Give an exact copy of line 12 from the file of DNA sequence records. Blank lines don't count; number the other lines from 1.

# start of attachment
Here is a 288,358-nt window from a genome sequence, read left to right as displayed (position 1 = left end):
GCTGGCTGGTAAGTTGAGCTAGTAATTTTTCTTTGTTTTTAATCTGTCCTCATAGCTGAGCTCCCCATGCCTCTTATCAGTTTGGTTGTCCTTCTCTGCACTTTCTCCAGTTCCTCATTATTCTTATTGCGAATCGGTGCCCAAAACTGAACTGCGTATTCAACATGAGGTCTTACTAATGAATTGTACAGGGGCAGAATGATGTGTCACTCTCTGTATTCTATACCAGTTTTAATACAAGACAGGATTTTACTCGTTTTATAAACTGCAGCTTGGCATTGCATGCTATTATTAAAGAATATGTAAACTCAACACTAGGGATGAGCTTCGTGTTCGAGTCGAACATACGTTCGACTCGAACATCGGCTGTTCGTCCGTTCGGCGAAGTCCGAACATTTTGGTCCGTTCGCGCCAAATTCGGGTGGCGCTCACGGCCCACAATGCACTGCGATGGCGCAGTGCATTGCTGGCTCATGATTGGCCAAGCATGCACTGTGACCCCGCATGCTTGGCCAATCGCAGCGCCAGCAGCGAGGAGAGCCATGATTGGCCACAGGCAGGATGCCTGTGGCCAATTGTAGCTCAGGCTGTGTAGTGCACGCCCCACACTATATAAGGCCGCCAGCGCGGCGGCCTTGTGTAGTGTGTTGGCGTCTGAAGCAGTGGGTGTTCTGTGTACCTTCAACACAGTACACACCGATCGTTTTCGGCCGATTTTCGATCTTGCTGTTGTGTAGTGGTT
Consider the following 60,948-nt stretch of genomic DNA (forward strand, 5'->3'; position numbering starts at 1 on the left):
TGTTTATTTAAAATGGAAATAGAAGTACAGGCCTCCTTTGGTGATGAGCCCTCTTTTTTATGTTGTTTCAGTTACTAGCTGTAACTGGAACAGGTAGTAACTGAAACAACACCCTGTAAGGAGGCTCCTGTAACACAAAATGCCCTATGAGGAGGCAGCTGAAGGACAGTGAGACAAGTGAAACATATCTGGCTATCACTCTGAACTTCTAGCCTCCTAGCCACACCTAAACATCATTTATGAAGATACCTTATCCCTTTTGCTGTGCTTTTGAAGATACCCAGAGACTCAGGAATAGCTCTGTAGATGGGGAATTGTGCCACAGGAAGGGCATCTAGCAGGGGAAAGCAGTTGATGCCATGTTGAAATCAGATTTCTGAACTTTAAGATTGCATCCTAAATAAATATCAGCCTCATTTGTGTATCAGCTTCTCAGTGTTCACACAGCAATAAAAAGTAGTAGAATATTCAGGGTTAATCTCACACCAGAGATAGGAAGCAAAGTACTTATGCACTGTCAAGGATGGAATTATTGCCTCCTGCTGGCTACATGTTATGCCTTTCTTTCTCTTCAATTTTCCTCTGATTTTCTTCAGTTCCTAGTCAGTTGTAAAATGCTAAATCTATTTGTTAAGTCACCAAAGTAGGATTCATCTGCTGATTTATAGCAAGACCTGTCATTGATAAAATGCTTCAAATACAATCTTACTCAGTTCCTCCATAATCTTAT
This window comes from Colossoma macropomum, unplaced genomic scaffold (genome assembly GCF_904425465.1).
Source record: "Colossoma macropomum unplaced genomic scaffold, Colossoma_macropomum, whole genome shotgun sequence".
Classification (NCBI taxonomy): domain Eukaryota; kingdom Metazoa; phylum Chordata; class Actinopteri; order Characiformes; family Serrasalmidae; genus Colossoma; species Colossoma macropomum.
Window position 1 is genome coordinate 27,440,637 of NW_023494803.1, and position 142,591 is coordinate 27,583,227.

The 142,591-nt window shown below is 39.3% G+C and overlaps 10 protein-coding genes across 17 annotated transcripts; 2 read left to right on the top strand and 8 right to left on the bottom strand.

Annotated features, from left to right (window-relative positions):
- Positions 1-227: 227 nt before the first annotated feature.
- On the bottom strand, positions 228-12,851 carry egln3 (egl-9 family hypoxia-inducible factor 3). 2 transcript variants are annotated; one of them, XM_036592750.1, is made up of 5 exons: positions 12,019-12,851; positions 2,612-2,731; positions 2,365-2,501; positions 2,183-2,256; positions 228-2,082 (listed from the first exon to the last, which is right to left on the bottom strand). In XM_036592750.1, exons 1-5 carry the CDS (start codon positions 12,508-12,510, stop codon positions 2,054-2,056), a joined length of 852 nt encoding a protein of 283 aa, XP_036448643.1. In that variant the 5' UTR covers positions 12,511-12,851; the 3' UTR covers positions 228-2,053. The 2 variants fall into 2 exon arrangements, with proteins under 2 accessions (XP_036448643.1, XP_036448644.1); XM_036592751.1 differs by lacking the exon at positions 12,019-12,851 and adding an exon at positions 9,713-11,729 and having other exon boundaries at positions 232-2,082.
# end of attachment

- On the bottom strand, positions 228-12,851 carry egln3 (egl-9 family hypoxia-inducible factor 3). 2 transcript variants are annotated; one of them, XM_036592750.1, is made up of 5 exons: positions 12,019-12,851; positions 2,612-2,731; positions 2,365-2,501; positions 2,183-2,256; positions 228-2,082 (listed from the first exon to the last, which is right to left on the bottom strand). In XM_036592750.1, exons 1-5 carry the CDS (start codon positions 12,508-12,510, stop codon positions 2,054-2,056), a joined length of 852 nt encoding a protein of 283 aa, XP_036448643.1. In that variant the 5' UTR covers positions 12,511-12,851; the 3' UTR covers positions 228-2,053. The 2 variants fall into 2 exon arrangements, with proteins under 2 accessions (XP_036448643.1, XP_036448644.1); XM_036592751.1 differs by lacking the exon at positions 12,019-12,851 and adding an exon at positions 9,713-11,729 and having other exon boundaries at positions 232-2,082.